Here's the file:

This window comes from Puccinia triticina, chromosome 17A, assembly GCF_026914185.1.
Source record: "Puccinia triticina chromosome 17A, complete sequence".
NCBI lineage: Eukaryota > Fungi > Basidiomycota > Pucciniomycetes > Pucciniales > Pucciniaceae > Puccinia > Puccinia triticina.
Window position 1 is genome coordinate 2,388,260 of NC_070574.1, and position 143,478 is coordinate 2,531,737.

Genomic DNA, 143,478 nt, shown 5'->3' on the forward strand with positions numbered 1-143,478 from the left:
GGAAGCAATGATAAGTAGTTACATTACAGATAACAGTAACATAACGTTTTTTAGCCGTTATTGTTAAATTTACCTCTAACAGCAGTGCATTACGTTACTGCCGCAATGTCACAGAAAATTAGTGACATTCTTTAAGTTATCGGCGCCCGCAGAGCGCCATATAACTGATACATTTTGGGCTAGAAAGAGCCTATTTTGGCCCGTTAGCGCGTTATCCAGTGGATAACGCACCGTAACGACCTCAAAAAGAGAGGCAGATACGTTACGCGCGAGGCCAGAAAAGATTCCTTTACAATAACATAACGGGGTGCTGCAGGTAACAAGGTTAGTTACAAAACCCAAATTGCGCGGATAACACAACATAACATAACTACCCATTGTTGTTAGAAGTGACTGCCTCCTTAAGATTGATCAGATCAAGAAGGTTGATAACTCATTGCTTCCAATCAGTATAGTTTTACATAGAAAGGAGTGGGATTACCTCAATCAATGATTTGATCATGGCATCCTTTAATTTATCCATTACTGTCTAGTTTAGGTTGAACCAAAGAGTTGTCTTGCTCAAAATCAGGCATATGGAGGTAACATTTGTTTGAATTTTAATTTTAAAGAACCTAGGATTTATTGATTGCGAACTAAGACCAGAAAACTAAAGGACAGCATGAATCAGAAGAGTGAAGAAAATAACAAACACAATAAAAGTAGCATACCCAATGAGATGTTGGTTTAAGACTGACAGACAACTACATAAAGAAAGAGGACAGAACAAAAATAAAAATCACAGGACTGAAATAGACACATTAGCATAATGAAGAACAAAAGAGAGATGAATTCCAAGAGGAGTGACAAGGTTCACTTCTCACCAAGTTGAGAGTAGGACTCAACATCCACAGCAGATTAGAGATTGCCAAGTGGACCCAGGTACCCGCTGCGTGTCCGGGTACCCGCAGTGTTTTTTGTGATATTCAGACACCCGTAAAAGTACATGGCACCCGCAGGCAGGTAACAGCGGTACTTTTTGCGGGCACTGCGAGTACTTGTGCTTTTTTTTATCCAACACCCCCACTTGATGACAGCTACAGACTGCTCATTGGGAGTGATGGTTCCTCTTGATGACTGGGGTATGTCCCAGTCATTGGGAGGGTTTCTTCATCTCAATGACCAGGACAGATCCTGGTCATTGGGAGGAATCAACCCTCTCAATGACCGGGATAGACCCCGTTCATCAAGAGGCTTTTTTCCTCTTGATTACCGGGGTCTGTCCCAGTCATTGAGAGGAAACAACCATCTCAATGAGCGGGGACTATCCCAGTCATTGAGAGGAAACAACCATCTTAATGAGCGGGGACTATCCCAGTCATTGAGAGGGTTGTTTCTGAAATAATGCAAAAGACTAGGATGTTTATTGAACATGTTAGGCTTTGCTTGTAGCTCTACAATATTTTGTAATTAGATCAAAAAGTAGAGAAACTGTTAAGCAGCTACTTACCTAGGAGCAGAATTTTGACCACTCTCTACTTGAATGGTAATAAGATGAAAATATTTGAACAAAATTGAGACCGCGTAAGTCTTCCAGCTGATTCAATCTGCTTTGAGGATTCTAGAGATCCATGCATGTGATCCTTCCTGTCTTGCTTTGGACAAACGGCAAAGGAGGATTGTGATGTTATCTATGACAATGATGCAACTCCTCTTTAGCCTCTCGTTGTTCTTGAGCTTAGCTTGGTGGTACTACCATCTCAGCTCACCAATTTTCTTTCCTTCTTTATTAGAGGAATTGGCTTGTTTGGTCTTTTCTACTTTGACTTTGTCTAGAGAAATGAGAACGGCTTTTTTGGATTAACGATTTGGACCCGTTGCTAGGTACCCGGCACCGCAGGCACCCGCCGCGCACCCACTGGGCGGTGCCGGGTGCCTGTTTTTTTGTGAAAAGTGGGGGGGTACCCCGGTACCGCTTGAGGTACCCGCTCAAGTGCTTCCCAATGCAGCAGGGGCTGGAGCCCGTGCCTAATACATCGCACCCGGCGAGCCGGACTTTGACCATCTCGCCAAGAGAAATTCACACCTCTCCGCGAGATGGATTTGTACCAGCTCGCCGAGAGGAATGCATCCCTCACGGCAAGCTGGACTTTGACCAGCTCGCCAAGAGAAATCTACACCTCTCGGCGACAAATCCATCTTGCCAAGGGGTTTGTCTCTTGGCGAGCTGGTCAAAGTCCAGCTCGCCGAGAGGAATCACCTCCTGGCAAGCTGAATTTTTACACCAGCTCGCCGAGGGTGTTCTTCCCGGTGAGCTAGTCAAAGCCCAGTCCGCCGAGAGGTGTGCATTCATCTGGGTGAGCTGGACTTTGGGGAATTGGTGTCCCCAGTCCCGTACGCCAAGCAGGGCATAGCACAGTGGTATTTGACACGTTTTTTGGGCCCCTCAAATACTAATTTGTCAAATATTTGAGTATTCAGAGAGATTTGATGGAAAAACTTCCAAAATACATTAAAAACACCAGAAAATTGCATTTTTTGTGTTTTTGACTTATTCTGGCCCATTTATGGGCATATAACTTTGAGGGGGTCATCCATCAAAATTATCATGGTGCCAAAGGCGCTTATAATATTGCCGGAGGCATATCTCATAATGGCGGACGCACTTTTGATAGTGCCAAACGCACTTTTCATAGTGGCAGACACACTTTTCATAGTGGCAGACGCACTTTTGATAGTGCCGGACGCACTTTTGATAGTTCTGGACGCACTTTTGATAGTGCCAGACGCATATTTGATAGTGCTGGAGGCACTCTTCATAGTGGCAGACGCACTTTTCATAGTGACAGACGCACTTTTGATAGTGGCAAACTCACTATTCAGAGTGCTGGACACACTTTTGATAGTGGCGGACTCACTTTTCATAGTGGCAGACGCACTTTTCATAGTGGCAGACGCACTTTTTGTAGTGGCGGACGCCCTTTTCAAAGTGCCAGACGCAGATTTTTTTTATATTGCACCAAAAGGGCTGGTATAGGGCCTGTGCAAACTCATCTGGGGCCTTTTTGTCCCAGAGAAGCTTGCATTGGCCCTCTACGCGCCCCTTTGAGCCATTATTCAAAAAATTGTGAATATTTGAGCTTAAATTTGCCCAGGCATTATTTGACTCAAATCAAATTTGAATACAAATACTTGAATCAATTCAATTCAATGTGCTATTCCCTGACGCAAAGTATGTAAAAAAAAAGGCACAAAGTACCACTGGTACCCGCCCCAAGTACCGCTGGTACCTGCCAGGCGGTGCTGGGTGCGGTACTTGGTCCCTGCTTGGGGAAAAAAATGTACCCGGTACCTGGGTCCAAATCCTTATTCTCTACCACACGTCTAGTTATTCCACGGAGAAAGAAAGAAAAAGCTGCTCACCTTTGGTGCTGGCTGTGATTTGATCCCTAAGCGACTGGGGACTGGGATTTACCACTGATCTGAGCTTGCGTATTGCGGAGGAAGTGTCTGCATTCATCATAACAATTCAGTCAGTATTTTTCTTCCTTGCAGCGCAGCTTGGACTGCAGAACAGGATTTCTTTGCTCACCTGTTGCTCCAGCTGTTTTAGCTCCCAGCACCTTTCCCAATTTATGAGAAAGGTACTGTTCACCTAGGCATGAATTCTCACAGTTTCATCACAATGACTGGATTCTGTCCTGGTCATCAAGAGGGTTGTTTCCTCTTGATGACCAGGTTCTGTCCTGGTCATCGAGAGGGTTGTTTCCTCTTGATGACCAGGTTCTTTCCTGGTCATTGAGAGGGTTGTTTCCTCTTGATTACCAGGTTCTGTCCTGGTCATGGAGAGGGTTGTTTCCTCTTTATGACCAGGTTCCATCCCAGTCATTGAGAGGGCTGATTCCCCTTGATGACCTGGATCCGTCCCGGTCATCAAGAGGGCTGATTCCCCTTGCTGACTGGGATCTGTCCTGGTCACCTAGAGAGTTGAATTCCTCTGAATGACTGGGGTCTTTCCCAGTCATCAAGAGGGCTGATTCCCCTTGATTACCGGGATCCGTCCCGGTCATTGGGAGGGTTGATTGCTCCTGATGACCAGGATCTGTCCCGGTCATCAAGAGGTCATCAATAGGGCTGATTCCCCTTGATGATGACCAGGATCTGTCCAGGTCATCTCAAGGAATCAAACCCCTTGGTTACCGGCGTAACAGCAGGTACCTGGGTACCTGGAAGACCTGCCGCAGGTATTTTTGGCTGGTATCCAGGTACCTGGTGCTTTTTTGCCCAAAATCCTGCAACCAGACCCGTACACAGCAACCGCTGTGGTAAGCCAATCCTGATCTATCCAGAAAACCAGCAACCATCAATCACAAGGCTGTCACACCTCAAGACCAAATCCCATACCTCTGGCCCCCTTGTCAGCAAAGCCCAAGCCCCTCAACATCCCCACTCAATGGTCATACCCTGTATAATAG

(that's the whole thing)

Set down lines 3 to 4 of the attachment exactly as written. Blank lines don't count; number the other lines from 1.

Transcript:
NCBI lineage: Eukaryota > Fungi > Basidiomycota > Pucciniomycetes > Pucciniales > Pucciniaceae > Puccinia > Puccinia triticina.
Window position 1 is genome coordinate 2,388,260 of NC_070574.1, and position 143,478 is coordinate 2,531,737.